High in the Alps, a terrible thunderstorm “borne on the wings of the midnight whirlwind” is raging (4). Against a rock, a man named Wolfstein watches the storm. Wolfstein is tormented by sadness, and he “curse[s] his wayward destiny… [seeing no point in a life both] useless to himself and society” (4). Overcome by emotion, he rushes to jump off the cliff, but instead faints and falls to the ground. His body is quickly found by a group of traveling monks. They initially suppose him to be dead, but when he wakes up and lashes out at them, they try to comfort him. Abruptly, the group is ambushed by the Alpine Bandits, who attack and rob the monks. They threaten Wolfstein, who says that he has nothing to lose and nothing to fear. Upon hearing this, they invite him to join their group, and he agrees with little thought. The banditti take Wolfstein to the “summit of a rocky precipice,” where they enter a cavern that serves as the bandits’ base camp (5). In the cavern, they enjoy a banquet made by a woman kept there and eventually retire to bed. Before going to bed himself, Wolfstein recounts the sorrows of his life, having been “driven from his native country” by an unnamed force that presents an “insuperable barrier to ever again returning” (6). Eventually, he goes to sleep.

As he “inure[s] more and more to the idea of depriving his fellow creatures of their possessions,” Wolfstein becomes a courageous bandit (6). His new lifestyle is tested when an Italian count comes to the Alps, and he goes out to scout alone. While scouting, he discovers that a detached party of the banditti has already overtaken and killed the count, now dragging a woman’s “lifeless … light symmetrical form” out of their carriage (7). Immediately, Wolfstein becomes infatuated with her; but the bandit chief, Stiletto, seems to desire her for himself.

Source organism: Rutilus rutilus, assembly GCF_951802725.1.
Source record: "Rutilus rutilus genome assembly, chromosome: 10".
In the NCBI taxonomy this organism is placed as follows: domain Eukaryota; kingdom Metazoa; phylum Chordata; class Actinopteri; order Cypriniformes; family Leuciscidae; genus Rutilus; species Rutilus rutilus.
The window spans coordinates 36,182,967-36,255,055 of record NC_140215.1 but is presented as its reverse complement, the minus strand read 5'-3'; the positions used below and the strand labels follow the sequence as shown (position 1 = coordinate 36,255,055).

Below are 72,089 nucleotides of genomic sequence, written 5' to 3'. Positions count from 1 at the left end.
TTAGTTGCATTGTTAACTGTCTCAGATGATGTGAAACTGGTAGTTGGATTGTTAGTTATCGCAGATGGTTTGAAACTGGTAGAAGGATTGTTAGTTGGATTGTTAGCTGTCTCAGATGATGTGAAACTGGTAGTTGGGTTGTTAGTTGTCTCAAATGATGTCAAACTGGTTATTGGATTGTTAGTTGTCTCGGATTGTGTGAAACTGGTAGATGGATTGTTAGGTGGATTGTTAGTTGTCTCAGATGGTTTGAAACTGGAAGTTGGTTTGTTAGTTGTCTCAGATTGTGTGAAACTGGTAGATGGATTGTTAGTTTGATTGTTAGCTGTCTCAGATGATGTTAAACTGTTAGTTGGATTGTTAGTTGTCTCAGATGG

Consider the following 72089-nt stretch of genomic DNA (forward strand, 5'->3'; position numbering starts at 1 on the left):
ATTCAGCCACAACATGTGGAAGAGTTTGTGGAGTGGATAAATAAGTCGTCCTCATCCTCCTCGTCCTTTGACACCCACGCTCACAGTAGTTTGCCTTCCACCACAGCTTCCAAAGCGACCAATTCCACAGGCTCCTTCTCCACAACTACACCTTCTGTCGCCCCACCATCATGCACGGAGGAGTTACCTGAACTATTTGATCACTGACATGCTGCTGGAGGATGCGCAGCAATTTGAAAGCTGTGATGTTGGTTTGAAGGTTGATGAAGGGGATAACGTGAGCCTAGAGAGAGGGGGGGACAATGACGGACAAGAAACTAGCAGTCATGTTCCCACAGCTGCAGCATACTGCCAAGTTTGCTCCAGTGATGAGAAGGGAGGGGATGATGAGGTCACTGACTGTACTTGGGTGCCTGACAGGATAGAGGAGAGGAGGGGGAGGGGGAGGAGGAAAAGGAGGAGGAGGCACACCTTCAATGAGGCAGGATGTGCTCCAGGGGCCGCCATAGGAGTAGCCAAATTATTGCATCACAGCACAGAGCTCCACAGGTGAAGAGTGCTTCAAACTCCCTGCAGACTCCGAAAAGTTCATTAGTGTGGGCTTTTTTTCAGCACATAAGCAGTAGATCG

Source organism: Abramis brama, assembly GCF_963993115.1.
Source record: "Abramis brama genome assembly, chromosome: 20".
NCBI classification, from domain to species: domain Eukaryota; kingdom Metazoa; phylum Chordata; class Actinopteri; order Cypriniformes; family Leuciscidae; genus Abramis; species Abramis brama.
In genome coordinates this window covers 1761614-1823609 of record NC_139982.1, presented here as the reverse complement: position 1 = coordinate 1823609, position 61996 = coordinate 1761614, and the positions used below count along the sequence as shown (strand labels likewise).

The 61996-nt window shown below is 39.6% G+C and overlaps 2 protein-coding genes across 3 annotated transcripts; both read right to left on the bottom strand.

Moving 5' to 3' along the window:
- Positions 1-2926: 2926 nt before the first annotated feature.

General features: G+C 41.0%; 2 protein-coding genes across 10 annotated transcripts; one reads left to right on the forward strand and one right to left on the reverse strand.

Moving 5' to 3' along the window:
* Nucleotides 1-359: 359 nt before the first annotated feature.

That night, the woman, whose name is Serena, is invited to the banquet and seated at the right side of Stiletto, much to Wolfstein’s displeasure. Filled with “indignation,” he determines to “destroy his rival” (8). He slips a white powder into Stiletto’s goblet and later proposes a toast. Just when Stiletto is about to drink, another robber, Barozzi, “dashe[s] the cup of destruction to the earth” (8). Barozzi is a reserved, cryptic man. He tells nothing about himself to anyone, and he has never “thrown off [his] mysterious mask” (9). The interference enrages Wolfstein further, and he decides to attempt the murder once more, reasoning that he is not worthy of “the celestial Serena, if [he] shrink[s] at the price… for her possession” (9). The day after, the bandits are drunk and merry again. Stiletto asks Pietro, a robber who knows many poems, to tell an old German story to pass the time. Pietro recites a poem about Sir Eldred the bold, a crusader who died in battle in Palestine. At his death, his lover wept, “raised her eyes to the banner’s red cross, / And there by her lover she died” (11). After the story was told, a goblet was passed around, and Wolfstein again slipped poison into it. At this, Barozzi “intentionally turn[s] away,” then rises from the table and retires (11). Stiletto raises the drink, toasting to the “success and health to every one of you” (11). He drinks it and immediately becomes ill, crying, ““I am poisoned!” and collapsing (11).